Copper is used in many electrical components and devices, while cobalt is used extensively to make high-strength steel alloys for aircraft engines and for electric-vehicle batteries. Kalukundi’s reserves contained exceptionally high grades of both elements, Mr. Ireland said.
Africo’s plans to develop the mine drew investors who put down C$150 million in equity, and a nearly equal amount of debt from a consortium that included the World Bank’s International Finance Corp. Initial orders for equity ran up to C$350 million, but the company had settled on a lesser amount so as to not to dilute the shares of its other investors.
In the ensuing months, Africo had to redirect its energies to saving its license to develop Kalukundi. It discovered a byzantine and opaque series of legal proceedings that had been initiated by a former country manager for Africo at a provincial court, which the company says it wasn’t notified of, and that appeared to have led to a court auction at which the Kalukundi license was sold to Akam.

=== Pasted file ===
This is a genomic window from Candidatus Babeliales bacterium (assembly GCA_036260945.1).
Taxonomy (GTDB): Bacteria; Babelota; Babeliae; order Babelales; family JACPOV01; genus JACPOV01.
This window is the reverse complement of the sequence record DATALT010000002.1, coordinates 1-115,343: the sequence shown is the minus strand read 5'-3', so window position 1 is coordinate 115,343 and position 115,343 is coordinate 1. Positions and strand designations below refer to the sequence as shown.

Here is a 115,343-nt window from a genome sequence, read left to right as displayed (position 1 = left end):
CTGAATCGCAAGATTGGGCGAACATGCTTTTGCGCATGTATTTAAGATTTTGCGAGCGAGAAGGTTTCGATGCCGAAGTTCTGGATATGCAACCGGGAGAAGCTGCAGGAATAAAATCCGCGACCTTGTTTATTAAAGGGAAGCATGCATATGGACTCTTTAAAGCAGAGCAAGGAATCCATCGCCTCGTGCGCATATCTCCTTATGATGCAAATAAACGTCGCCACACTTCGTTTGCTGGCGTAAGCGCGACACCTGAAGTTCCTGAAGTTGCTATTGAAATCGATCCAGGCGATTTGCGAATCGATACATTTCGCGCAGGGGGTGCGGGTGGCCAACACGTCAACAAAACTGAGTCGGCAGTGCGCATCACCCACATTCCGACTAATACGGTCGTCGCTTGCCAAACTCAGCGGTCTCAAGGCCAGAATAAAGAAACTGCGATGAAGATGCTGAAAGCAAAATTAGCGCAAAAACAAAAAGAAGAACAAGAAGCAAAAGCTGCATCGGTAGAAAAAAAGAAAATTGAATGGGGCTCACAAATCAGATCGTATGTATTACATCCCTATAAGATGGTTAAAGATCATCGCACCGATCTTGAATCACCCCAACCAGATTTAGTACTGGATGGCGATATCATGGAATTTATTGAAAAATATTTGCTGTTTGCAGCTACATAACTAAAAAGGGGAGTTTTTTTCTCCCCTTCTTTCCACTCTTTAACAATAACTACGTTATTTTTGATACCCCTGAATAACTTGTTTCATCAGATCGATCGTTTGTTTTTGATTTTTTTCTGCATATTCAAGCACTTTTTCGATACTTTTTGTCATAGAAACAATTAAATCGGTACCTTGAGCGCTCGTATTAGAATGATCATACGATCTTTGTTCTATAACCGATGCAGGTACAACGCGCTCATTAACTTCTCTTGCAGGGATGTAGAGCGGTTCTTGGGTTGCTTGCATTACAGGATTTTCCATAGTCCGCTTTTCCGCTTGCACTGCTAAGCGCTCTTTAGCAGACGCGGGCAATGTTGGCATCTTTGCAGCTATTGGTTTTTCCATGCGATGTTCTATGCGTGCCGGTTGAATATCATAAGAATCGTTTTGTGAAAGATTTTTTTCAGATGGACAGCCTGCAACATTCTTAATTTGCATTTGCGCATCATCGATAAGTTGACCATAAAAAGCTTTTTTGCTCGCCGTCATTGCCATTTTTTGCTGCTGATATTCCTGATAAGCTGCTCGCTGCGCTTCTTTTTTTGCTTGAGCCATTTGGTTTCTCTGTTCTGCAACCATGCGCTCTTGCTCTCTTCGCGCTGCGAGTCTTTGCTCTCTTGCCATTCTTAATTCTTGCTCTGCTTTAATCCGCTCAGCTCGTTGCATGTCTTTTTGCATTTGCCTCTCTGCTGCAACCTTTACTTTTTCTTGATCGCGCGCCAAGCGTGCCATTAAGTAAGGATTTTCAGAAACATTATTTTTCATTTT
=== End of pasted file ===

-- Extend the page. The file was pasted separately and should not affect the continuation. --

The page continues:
Africo, in the summer of 2007, made the decision to return the money it had raised to investors. It continued to wage a legal battle in the Congo to regain control of the license. But as the months dragged on, the outcome began to seem less certain.
That is when an Israeli businessman, Dan Gertler, stepped forward with an offer of C$100 million, worth roughly the same amount in US dollars at the time, to take over a majority stake in Africo. He also offered to settle the license dispute, Mr. Harwood said. Mr. Gertler, who held less developed property surrounding the Kalukundi asset, had already approached Africo in 2006 about a deal. Mr. Harwood had declined at that time, but with the license in jeopardy and the company’s efforts to reclaim it stalling, Africo voted in 2008 to accept the Israeli’s deal.
What Africo’s executives and board didn’t know was that Mr. Gertler had been working behind the scenes to force the company into acceding to his demands, including by bribing Congolese judges and government officials, according to details in Sculptor Capital’s 2016 settlement.
“Africo must be screwd (sic) and finished totally!!!!” Mr. Gertler had written in a text to an associate only a week before the board’s vote, according to the settlement.